Some of the most-visited anime and manga spots
WASHINOMIYA SHRINE, SAITAMA
One of the main settings for Lucky Star, Washinomiya has become a tourist hot spot since the manga-turned-anime tale of four high school girls and their teenage preoccupations aired in 2007.
Several Lucky Star-themed events are held at the shrine each year. Even the traditional festival of Haji, during which devotees carry a portable shrine or mikoshi through town, has been modified to include a Lucky Star mikoshi.
GHIBLI MUSEUM, TOKYO
The one place in Japan that fans of anime doyen Hayao Miyazaki must not miss. Named after Miyazaki's studio, the museum sets out to immerse visitors in the world of My Neighbour Totoro, Spirited Away and Ponyo for the price of 1,000 yen (about S$13) per person. It is extremely popular, so book early to avoid disappointment.
JR HIDA-FURUKAWA STATION IN HIDA, GIFU
Up to 40 fans a day await the arrival of a train at the Japan Railway (JR) station's No.2 platform - just like a scene from hit anime movie Kimi No Na Wa (Your Name).
KANDA MYOJIN SHRINE, TOKYO
This 1,300-year-old Shinto shrine is also known as Anime Shrine because it provided the backdrop for not one but two anime series: LoveLive! and Etotama.
Hundreds of ema (wooden tablets on which one writes wishes or thanks) illustrated with the cute anime characters hang in the shrine's compound, which is just a five-minute walk from the otaku (nerd) hangout of Akihabara.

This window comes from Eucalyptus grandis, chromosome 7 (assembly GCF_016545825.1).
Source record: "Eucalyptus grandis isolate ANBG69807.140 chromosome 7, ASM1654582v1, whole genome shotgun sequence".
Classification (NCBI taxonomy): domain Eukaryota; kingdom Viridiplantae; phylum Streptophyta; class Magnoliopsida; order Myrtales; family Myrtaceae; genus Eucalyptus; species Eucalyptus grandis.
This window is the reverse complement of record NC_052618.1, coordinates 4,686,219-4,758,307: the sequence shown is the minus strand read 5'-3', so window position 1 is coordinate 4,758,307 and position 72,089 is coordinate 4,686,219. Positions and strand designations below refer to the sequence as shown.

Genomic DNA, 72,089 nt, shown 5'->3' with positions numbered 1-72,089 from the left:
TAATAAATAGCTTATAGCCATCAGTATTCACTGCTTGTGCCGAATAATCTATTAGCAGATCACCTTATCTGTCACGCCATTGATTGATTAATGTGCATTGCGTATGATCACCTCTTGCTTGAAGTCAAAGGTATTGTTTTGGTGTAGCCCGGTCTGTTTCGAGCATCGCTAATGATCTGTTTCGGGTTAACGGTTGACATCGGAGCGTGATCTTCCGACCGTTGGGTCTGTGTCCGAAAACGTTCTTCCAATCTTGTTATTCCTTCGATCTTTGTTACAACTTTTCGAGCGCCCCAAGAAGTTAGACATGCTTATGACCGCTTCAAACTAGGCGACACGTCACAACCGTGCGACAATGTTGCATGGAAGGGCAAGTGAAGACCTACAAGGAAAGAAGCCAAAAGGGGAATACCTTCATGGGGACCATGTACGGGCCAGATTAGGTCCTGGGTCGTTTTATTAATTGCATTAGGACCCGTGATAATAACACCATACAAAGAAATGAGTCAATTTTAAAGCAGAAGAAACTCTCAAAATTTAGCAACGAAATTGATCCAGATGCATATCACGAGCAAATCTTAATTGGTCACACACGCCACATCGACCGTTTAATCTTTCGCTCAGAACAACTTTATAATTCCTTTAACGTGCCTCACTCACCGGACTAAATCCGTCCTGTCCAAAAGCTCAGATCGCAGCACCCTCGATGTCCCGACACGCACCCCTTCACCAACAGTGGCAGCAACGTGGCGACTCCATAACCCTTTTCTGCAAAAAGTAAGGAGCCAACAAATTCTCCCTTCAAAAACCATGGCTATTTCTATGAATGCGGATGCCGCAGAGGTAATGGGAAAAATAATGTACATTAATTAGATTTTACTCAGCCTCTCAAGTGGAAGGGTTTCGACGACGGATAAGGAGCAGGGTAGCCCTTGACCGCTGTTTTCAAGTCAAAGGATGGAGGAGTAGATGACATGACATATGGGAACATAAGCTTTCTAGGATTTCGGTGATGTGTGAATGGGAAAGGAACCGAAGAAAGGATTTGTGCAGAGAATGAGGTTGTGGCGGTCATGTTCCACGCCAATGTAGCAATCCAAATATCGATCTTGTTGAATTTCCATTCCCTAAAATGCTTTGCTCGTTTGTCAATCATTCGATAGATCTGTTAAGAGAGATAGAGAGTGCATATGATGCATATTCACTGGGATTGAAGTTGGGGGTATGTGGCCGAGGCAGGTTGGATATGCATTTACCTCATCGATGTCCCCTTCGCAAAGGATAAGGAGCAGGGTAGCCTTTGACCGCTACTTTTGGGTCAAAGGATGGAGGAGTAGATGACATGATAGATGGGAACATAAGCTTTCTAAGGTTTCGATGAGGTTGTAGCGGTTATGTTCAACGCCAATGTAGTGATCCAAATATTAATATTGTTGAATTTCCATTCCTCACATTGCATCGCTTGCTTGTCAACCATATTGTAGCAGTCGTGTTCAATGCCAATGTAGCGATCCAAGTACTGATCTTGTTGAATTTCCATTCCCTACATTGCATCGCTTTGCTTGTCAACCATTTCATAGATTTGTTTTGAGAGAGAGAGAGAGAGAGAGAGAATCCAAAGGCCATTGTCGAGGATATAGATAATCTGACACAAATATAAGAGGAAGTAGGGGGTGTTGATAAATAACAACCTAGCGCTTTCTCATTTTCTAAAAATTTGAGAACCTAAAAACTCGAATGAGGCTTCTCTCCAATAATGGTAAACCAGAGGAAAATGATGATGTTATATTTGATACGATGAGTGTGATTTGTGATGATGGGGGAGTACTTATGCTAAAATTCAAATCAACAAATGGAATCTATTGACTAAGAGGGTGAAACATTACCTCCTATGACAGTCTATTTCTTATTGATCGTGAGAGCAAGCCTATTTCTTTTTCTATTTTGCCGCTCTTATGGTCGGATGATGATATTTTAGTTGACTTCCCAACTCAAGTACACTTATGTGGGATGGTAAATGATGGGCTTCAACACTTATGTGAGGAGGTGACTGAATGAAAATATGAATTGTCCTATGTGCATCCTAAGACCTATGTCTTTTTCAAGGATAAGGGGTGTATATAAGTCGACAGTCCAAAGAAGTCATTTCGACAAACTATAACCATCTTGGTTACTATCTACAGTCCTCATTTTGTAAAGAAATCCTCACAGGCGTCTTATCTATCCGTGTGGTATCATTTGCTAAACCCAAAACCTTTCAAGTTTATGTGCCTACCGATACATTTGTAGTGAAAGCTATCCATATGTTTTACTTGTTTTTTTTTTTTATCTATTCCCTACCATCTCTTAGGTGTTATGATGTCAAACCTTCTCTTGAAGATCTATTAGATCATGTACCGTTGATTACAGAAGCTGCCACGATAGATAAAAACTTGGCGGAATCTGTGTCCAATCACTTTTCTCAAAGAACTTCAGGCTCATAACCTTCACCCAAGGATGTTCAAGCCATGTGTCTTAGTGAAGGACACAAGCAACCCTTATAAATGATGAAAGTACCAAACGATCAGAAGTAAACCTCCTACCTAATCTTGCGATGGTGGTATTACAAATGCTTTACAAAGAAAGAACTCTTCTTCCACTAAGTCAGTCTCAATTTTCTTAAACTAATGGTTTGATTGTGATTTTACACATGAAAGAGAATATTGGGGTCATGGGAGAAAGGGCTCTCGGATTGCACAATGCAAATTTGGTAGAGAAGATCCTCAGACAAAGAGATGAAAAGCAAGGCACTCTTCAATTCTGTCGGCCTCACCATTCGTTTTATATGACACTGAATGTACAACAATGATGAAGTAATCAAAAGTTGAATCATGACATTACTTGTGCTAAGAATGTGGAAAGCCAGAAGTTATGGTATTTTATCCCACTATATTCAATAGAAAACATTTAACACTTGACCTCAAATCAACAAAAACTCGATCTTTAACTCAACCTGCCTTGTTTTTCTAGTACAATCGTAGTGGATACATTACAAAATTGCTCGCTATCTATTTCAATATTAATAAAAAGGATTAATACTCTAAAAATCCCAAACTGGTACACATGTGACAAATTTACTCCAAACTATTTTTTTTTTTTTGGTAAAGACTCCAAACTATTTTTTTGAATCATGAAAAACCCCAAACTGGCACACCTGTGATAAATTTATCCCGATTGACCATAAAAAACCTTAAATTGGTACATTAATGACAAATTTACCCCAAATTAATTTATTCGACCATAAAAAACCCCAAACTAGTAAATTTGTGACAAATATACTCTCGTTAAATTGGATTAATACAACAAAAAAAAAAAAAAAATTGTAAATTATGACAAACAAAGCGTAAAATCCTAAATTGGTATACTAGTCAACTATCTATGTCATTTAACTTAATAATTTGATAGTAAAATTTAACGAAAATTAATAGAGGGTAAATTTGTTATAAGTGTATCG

OARAI TOWN, IBARAKI
In the anime series Girls Und Panzer, high school girls engage in tank warfare for fun in the northern seaside town of Oarai, which lies in the area ravaged by the 2011 tsunami.
Oarai has embraced Girls Und Panzer to rejuvenate itself. In 2012, this allowed the town to draw 65,000 visitors to its annual Angler Fish Festival instead of the usual 25,000.
GUNDAM FRONT, TOKYO
Mobile Suit Gundam - the anime series featuring giant robots which battle one another while pondering the meaning of peace, politics and love - is enshrined on the seventh floor of the DiverCity mall in Tokyo. Watch a "best of" clip of the series in a mini domed theatre, build your own mini robot and take photos with the 18m bot guarding the entrance to the mall.
Lee Seok Hwai